We all know that drinking too much alcohol is not good for us. But with the party season upon us, it can be easy to get carried away. The only real way to avoid a hangover is not to drink of course but there are some strategies you can adopt to ease the pain away.
Limit Your Intake
This is an obvious solution – if you are going to drink then just don’t overdo it! What is too much for one person to another will vary. Body weight, age, gender, whether you have recently eaten recently, even the type of alcohol you drink will influence the severity of your symptoms. Those common symptoms of low mood, irritability, headache, nausea, sensitivity to light, and fatigue are linked to depletion of stored neurotransmitters in the brain and something known as “refractory sensitivity.” Neurotransmitters are chemicals affecting how we think and feel (hence the low mood and irritability) while refractory sensitivity refers to imbalances in different receptors in the body which can make you more prone for example to light or noise sensitivity.
Select Your Drinks Carefully
Choosing drinks that are low in congeners, such as vodka, gin and rum, may help reduce the severity and frequency of hangovers. Congeners are chemical by-products that are formed in small amounts during the fermentation process – these vary in different alcoholic beverages. Studies suggest that drinks high in congeners can trigger more hangovers. Drinks darker in colour often can cause more problems such as red wine, whisky and cognac being particularly high. Better options include vodka, gin and rum.
Try Vitamin C Before Bed.
Before you go to bed increase your intake of vitamin C. Vitamin C is a valuable nutrient to help your liver detoxify alcohol. Before you go to bed take at least 500mg vitamin C with 2-3 glasses of water. Alcohol actually increases urinary excretion of vitamin C making it particularly useful after the party. Some people also find at least 5g of glutamine powder also useful to help stabilize sugar levels. Repeat this in the morning before you tackle breakfast.
While you may not feel like eating the morning after it may help reduce your hangover symptoms. In the morning your blood sugar will be low and you will be dehydrated. Having a protein based breakfast or snack will help stabilise blood sugar. Low blood sugar can contribute to some of the typical hangover symptoms, such as nausea and fatigue. In addition heavy drinking can cause blood chemical imbalances resulting in metabolic acidosis, which is characterized by an increase in acidity. This can then trigger feelings of nausea and vomiting. Choose foods that are easy to digest and provide some protein and slow releasing carbs. Some people find that caffeine can be helpful (in moderation) particularly if they have a headache. An easy breakfast option would be a whey protein shake with a banana and coconut water. (coconut water is a natural source of electrolytes). Whey is also a natural source of glutathione, a potent antioxidant that supports liver detoxification. Alternatively try a bowl of porridge for some slow releasing carbs with a grapefruit for a dose of vitamin C.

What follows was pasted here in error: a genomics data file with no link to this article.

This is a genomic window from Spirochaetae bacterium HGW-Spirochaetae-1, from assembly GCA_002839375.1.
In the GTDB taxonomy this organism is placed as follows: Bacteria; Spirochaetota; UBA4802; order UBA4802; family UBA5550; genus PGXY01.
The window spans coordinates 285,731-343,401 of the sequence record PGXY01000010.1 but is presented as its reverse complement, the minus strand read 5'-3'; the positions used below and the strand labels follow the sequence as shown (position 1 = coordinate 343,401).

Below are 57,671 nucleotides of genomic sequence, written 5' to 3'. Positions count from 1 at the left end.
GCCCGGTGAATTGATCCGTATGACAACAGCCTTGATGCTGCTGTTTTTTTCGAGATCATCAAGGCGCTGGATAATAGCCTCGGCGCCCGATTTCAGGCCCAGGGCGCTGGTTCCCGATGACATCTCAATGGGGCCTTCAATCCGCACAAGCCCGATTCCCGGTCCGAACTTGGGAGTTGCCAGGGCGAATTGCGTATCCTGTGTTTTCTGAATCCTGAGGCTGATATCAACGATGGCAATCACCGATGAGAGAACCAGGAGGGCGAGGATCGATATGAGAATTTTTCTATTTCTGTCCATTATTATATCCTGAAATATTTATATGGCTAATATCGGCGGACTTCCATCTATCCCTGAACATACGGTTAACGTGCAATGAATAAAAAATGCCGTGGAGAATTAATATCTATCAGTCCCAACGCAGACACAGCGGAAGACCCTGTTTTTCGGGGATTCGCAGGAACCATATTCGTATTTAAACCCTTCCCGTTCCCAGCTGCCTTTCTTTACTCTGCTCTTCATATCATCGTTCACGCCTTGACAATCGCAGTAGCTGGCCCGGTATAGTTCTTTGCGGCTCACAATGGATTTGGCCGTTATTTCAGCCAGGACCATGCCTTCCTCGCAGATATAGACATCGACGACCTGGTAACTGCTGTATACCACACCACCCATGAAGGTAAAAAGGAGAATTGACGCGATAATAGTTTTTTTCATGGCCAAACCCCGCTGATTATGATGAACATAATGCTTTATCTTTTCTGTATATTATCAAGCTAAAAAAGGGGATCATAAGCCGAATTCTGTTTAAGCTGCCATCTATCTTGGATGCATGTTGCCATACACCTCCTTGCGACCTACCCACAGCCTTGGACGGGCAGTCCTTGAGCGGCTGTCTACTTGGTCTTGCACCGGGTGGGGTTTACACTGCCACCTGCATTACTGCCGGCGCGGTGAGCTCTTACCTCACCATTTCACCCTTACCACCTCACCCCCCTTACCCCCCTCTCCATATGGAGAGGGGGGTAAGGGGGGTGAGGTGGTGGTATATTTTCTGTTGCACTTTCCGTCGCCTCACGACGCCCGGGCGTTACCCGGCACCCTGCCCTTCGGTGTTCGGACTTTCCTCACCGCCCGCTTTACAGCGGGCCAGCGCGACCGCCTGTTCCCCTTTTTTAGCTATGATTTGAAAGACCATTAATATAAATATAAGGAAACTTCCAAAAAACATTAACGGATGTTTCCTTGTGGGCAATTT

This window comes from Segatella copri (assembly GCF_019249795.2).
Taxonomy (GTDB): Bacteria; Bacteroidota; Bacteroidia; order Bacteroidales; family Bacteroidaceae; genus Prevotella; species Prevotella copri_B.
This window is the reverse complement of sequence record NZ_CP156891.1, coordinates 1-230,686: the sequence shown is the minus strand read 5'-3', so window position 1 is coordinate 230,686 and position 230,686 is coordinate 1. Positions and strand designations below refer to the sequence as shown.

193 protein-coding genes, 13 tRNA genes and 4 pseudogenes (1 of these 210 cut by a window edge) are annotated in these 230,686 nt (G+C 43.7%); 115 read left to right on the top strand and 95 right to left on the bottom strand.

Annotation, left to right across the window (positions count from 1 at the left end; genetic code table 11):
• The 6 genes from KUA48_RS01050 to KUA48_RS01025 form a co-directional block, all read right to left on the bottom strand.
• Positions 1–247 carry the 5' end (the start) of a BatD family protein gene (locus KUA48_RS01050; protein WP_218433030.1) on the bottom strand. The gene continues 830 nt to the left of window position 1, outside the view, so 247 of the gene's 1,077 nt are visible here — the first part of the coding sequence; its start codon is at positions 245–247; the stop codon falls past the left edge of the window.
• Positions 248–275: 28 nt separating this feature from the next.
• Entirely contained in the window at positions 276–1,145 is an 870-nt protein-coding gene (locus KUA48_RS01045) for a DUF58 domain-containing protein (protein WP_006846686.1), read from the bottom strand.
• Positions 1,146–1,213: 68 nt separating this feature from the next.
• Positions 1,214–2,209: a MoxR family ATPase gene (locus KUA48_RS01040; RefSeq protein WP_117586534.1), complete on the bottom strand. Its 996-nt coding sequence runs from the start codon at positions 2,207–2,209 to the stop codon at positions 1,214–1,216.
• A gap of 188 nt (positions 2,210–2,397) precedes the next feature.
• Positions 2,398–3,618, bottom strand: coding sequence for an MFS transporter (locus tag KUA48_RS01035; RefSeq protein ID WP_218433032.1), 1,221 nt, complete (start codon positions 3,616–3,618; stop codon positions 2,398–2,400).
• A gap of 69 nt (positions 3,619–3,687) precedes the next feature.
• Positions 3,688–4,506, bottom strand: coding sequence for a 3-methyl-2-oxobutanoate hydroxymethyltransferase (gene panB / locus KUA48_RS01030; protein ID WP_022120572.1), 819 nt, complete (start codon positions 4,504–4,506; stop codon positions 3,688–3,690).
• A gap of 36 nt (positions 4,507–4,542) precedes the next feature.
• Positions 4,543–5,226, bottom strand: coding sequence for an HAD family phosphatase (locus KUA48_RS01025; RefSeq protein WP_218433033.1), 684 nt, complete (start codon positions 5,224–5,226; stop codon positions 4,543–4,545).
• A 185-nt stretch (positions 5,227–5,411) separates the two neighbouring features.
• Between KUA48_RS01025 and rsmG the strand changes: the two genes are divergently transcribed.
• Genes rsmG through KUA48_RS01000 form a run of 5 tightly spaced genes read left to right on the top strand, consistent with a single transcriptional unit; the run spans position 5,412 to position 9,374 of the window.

Sleep it Off
Alcohol can disrupt blood sugar and result in poor sleep patterns. A lack of sleep will aggravate your hangover symptoms so try and grab as much sleep as possible.
Drinking alcohol can lead to dehydration – this is mainly because it has a diuretic effect leading to a loss of fluids and electrolytes. If you’re also being sick that can lead to even more fluid loss. After drinking, your body converts methanol into formaldehyde, a highly toxic substance. Formaldehyde may be partly responsible for many hangover symptoms. The day after reach for electrolyte rich fluids like coconut water, tomato juice, watermelon juice or use sports electrolyte tablets added to water to replenish electrolytes and fluids quickly.